Question: Principal Architectural Similarities
Real-time and multimedia operating systems are in some ways similar. What are the principal architectural similarities and differences? What distinctive requirements does each have?
What operating systems are typically used with each?
I am taking course Operating system concepts by textbook of Silberschatz, 9th edition.
please check my textbook here:
A special purpose operating system is a system designed to execute a particular type of application, to solve a specific type of problem, or to execute in a highly constrained environment. Real-time and multimedia operating systems are examples of special purpose systems. Real-time systems are systems designed to solve a specific type of problem, and when they are embedded configurations they are designed to execute in a highly constrained environment. Multimedia operating systems are systems designed to serve a particular range of applications. This lecture provides an overview of these two types of special purpose operating systems. Considering these two types of special purpose systems in conjunction with one another is illuminating, for, as will be discussed, multimedia systems fall into a category of real-time systems known as soft real-time systems. To this extent, an appreciation of how multimedia systems work will support an enhanced understanding of real-time systems.
Real-Time Operating Systems With real-time systems, timing is crucial. This is not merely a matter of being fast, although that is often a challenge. Real-time systems are associated with three distinguishing attributes: determinism, hardness, and jitter (National Instruments, 2011; Silberschatz, Galvin, & Gagne, 2009). To the extent that the system is deterministic, processing must take place within fixed time constraints—not too soon and not too late, but on time. For example, in an automated assembly line, robots must perform their tasks at precise intervals. If a robotic welder applies a weld at the wrong time, of if the welding process itself does not adhere to a precise timeline, the weld may be faulty, resulting in a defective product. Hardness refers to the absoluteness of the determinism. A system is said to exhibit hard real time if it absolutely guarantees adherence to its time constraints. A soft real time guarantees that it will meet its time constraints most, but not all, of the time. A multimedia operating system is an example of a soft real-time system. The softer the system, the more prone to jitter it is. Jitter is a measure of the consistency with which the system meets its deadlines. Real-time operating systems are designed to minimize jitter. Real-time systems are typically deployed to perform a single, well-defined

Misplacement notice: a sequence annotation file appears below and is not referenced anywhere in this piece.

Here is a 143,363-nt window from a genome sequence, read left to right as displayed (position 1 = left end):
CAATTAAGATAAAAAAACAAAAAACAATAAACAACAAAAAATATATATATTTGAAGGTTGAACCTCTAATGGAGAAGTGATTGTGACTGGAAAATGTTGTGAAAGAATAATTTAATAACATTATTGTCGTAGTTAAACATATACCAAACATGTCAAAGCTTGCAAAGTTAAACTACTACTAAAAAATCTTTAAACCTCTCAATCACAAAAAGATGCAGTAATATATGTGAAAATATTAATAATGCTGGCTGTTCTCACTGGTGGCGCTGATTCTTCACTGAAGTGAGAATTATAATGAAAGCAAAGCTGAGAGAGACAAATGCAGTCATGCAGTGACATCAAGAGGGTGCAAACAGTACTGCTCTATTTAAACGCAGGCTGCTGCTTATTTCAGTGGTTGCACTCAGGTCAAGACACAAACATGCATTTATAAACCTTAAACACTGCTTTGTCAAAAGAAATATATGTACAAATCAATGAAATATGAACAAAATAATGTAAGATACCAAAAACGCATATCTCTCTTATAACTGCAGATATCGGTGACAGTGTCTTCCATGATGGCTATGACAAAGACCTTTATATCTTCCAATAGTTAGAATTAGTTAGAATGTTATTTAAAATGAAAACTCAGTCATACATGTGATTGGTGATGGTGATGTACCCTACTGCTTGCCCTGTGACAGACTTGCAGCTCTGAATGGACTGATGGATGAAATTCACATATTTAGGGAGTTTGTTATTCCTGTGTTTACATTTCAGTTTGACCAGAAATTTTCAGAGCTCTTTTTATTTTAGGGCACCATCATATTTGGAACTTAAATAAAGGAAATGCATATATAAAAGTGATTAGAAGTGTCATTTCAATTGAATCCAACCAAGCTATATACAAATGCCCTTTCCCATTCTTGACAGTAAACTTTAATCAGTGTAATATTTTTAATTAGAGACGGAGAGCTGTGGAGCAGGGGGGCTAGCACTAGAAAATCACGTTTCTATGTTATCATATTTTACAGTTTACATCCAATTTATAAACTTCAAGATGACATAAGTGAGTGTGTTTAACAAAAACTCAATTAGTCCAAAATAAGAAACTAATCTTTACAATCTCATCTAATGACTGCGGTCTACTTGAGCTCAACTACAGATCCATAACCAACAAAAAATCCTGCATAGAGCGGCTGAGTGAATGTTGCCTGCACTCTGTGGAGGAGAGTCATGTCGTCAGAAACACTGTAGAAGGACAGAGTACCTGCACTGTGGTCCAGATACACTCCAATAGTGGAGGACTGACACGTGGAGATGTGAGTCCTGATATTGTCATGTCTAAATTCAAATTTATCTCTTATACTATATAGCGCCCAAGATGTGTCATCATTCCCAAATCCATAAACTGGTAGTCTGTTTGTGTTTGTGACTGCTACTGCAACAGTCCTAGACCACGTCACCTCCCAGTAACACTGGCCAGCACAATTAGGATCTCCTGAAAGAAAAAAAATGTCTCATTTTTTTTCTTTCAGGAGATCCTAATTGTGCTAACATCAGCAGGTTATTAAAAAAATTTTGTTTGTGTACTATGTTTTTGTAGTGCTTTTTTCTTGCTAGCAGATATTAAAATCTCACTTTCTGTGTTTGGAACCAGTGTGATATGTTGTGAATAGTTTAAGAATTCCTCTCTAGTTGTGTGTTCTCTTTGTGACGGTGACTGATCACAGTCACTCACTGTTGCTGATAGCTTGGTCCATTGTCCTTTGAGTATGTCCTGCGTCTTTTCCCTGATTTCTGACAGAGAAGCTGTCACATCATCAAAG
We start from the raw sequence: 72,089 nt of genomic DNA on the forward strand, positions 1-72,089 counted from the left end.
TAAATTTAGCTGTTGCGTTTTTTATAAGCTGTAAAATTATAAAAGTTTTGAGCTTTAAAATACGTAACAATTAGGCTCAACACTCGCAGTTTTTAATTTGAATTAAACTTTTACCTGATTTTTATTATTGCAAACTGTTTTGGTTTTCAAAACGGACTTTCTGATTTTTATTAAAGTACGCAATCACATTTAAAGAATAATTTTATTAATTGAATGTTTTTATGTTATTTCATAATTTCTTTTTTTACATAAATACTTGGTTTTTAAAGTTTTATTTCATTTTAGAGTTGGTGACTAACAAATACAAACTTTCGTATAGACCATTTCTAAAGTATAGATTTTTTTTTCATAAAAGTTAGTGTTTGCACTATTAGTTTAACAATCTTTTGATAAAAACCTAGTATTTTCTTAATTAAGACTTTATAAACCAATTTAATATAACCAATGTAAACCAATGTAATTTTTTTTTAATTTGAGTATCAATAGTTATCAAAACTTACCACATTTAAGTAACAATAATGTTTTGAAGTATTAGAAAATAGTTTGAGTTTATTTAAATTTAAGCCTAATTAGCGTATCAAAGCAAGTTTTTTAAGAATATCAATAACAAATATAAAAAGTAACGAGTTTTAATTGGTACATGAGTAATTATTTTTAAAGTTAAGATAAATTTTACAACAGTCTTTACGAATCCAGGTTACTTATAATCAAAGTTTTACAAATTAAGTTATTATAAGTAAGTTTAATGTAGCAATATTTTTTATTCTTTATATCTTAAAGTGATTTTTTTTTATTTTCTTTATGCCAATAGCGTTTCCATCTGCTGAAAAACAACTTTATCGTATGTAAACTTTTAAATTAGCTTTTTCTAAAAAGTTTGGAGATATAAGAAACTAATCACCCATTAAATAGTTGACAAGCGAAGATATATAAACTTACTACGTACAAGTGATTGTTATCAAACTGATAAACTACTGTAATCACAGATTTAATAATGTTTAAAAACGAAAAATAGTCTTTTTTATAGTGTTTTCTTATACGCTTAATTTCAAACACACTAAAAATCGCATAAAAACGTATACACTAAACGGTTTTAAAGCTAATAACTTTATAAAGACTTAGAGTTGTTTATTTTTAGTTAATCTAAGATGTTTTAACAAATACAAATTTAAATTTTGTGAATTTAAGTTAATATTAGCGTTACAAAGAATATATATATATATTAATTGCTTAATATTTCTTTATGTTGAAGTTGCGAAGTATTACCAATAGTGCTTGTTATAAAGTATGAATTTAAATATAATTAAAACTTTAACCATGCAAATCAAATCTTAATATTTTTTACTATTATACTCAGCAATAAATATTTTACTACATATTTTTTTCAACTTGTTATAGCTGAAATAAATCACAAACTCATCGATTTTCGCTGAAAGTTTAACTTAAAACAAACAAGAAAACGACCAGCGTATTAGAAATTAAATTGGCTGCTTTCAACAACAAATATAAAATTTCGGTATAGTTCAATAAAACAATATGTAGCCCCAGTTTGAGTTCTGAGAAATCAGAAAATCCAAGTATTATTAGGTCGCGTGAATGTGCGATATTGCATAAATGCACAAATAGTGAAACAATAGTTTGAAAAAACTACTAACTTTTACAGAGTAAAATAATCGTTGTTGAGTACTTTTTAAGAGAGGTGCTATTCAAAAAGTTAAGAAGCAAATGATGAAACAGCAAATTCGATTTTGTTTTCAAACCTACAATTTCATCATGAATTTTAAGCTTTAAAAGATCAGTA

activity. Some familiar examples are the cruise control systems and antilock brake systems installed in automobiles. Consequently, these systems do not need many of the features supported in general purpose operating systems. For example, they do not need to support a wide range of devices, and they do not usually need elaborate security and protection mechanisms (Silberschatz et al., 2009). They may not even have a user interface, or the interface may be very simple, as in the case of a cruise control system. If the system is a single tasking system, it will not need an elaborate memory management subsystem. Indeed, virtual addressing may be avoided even in multiprocessing real-time operating systems, as this reduces system complexity and context-switching performance. Instead, the operating system may use real-addressing mode, which lacks memory protection and requires programmers to specify fixed memory locations for their applications in advance (Silberschatz et al., 2009). Real-time systems make special demands on their schedulers and on interrupt handling. The scheduler must be priority-based, always guaranteeing that the highest process will be running. In some systems, the processes may run in kernel mode, so the scheduler must be designed to support preemption within the kernel (Silberschatz et al., 2009). In their survey of real-time scheduling, Ramamritham and Stankovic (1994) identify four paradigms underlying the scheduling approaches. Static table-driven schedulers can be used for mission-critical processes that can be statically pre-allocated to guarantee that their deadlines will be met even under worst-case conditions. This is most suitable when the characteristics of the process are simple, lending themselves to the use of earliest-deadlinefirst (EDF) shortest-period-first techniques. Static priority preemptive scheduling is frequently used in time-sharing systems. For use in real-time systems, assignment of process priority is set relative to time constraints associated with the process; this may be static or dynamic. For example, the rate monotonic scheduling algorithm is a static algorithm that assigns priorities to equate with their rate requirements, so that the highest rate requirement always receives the highest priority (Liu & Layland, 1973). Dynamic planning-based scheduling constructs a plan for process execution where each process meets its timing constraints. The plan incorporates assumptions about each process’s performance, including expected worst-case execution time and resource needs, system faults, timing constraints, and other factors. So long as the assumptions are met, each process is guaranteed to meet its deadlines and rates. Dynamic best effort scheduling is perhaps the most-used deployed real-time scheduling approach. Each process is assigned a priority based on its characteristics, and the process is scheduled based on its priority. Simulations are typically used to refine and adjust the schedule and to build confidence in the system. Some algorithms based on dynamic best-effort scheduling include highest-